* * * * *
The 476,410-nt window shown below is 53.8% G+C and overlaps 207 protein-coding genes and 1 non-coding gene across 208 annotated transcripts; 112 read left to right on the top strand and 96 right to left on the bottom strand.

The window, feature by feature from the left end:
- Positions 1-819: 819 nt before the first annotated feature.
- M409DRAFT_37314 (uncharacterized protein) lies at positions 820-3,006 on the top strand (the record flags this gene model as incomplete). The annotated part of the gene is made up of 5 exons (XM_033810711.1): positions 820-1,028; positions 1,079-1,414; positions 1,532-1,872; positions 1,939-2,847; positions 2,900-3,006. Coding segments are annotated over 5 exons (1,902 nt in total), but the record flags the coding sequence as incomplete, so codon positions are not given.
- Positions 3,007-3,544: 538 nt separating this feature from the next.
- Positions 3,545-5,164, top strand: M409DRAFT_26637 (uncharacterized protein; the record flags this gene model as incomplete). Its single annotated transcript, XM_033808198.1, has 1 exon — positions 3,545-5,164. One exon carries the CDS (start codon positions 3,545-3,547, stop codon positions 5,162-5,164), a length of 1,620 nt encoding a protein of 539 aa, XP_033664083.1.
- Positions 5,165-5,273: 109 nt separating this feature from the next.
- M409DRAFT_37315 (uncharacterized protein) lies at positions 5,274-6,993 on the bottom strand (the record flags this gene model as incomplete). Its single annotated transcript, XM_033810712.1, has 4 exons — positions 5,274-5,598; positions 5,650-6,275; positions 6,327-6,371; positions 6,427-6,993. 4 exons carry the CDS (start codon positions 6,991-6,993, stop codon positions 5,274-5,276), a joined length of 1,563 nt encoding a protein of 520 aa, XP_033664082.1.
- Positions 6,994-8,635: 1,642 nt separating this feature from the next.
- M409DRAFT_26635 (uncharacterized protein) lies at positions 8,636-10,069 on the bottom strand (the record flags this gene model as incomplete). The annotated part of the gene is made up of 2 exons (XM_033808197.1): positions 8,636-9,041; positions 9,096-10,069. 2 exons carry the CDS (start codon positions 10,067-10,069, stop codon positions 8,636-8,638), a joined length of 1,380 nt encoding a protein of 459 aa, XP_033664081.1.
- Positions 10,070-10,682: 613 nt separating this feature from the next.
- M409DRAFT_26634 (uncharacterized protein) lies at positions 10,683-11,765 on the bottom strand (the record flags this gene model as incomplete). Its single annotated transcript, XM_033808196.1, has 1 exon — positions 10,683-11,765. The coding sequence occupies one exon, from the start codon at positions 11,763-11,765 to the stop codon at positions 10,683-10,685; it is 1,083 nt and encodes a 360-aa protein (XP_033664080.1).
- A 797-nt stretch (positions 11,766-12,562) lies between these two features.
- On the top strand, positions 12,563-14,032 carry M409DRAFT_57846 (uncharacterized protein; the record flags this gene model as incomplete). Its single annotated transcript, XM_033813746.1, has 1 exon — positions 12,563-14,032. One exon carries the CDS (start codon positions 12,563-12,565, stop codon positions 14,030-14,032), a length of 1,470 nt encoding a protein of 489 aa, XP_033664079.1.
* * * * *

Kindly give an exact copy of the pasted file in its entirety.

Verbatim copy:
The 476,410-nt window shown below is 53.8% G+C and overlaps 207 protein-coding genes and 1 non-coding gene across 208 annotated transcripts; 112 read left to right on the top strand and 96 right to left on the bottom strand.

The window, feature by feature from the left end:
- Positions 1-819: 819 nt before the first annotated feature.
- M409DRAFT_37314 (uncharacterized protein) lies at positions 820-3,006 on the top strand (the record flags this gene model as incomplete). The annotated part of the gene is made up of 5 exons (XM_033810711.1): positions 820-1,028; positions 1,079-1,414; positions 1,532-1,872; positions 1,939-2,847; positions 2,900-3,006. Coding segments are annotated over 5 exons (1,902 nt in total), but the record flags the coding sequence as incomplete, so codon positions are not given.
- Positions 3,007-3,544: 538 nt separating this feature from the next.
- Positions 3,545-5,164, top strand: M409DRAFT_26637 (uncharacterized protein; the record flags this gene model as incomplete). Its single annotated transcript, XM_033808198.1, has 1 exon — positions 3,545-5,164. One exon carries the CDS (start codon positions 3,545-3,547, stop codon positions 5,162-5,164), a length of 1,620 nt encoding a protein of 539 aa, XP_033664083.1.
- Positions 5,165-5,273: 109 nt separating this feature from the next.
- M409DRAFT_37315 (uncharacterized protein) lies at positions 5,274-6,993 on the bottom strand (the record flags this gene model as incomplete). Its single annotated transcript, XM_033810712.1, has 4 exons — positions 5,274-5,598; positions 5,650-6,275; positions 6,327-6,371; positions 6,427-6,993. 4 exons carry the CDS (start codon positions 6,991-6,993, stop codon positions 5,274-5,276), a joined length of 1,563 nt encoding a protein of 520 aa, XP_033664082.1.
- Positions 6,994-8,635: 1,642 nt separating this feature from the next.
- M409DRAFT_26635 (uncharacterized protein) lies at positions 8,636-10,069 on the bottom strand (the record flags this gene model as incomplete). The annotated part of the gene is made up of 2 exons (XM_033808197.1): positions 8,636-9,041; positions 9,096-10,069. 2 exons carry the CDS (start codon positions 10,067-10,069, stop codon positions 8,636-8,638), a joined length of 1,380 nt encoding a protein of 459 aa, XP_033664081.1.
- Positions 10,070-10,682: 613 nt separating this feature from the next.
- M409DRAFT_26634 (uncharacterized protein) lies at positions 10,683-11,765 on the bottom strand (the record flags this gene model as incomplete). Its single annotated transcript, XM_033808196.1, has 1 exon — positions 10,683-11,765. The coding sequence occupies one exon, from the start codon at positions 11,763-11,765 to the stop codon at positions 10,683-10,685; it is 1,083 nt and encodes a 360-aa protein (XP_033664080.1).
- A 797-nt stretch (positions 11,766-12,562) lies between these two features.
- On the top strand, positions 12,563-14,032 carry M409DRAFT_57846 (uncharacterized protein; the record flags this gene model as incomplete). Its single annotated transcript, XM_033813746.1, has 1 exon — positions 12,563-14,032. One exon carries the CDS (start codon positions 12,563-12,565, stop codon positions 14,030-14,032), a length of 1,470 nt encoding a protein of 489 aa, XP_033664079.1.